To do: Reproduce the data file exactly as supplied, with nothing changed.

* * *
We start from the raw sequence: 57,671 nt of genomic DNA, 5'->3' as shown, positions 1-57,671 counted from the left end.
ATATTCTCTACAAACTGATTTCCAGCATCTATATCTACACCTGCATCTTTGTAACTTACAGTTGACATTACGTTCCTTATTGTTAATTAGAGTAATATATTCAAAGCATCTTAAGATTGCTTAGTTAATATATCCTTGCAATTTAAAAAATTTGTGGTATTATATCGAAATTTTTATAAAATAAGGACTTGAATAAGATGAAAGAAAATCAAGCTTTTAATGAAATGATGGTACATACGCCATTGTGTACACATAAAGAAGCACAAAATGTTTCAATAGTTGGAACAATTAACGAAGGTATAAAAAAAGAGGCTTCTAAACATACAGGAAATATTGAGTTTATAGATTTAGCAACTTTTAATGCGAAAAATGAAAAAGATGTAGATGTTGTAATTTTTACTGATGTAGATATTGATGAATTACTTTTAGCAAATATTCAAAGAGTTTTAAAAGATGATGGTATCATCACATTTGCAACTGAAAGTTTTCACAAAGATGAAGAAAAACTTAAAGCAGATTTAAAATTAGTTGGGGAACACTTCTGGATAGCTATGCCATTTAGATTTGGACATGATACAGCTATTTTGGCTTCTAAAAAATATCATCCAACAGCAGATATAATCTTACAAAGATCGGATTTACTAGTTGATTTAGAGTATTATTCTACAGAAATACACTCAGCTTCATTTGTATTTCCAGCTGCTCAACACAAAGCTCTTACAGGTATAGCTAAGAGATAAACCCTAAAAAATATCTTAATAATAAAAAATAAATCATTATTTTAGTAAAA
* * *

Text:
We start from the raw sequence: 57,671 nt of genomic DNA, 5'->3' as shown, positions 1-57,671 counted from the left end.
ATATTCTCTACAAACTGATTTCCAGCATCTATATCTACACCTGCATCTTTGTAACTTACAGTTGACATTACGTTCCTTATTGTTAATTAGAGTAATATATTCAAAGCATCTTAAGATTGCTTAGTTAATATATCCTTGCAATTTAAAAAATTTGTGGTATTATATCGAAATTTTTATAAAATAAGGACTTGAATAAGATGAAAGAAAATCAAGCTTTTAATGAAATGATGGTACATACGCCATTGTGTACACATAAAGAAGCACAAAATGTTTCAATAGTTGGAACAATTAACGAAGGTATAAAAAAAGAGGCTTCTAAACATACAGGAAATATTGAGTTTATAGATTTAGCAACTTTTAATGCGAAAAATGAAAAAGATGTAGATGTTGTAATTTTTACTGATGTAGATATTGATGAATTACTTTTAGCAAATATTCAAAGAGTTTTAAAAGATGATGGTATCATCACATTTGCAACTGAAAGTTTTCACAAAGATGAAGAAAAACTTAAAGCAGATTTAAAATTAGTTGGGGAACACTTCTGGATAGCTATGCCATTTAGATTTGGACATGATACAGCTATTTTGGCTTCTAAAAAATATCATCCAACAGCAGATATAATCTTACAAAGATCGGATTTACTAGTTGATTTAGAGTATTATTCTACAGAAATACACTCAGCTTCATTTGTATTTCCAGCTGCTCAACACAAAGCTCTTACAGGTATAGCTAAGAGATAAACCCTAAAAAATATCTTAATAATAAAAAATAAATCATTATTTTAGTAAAA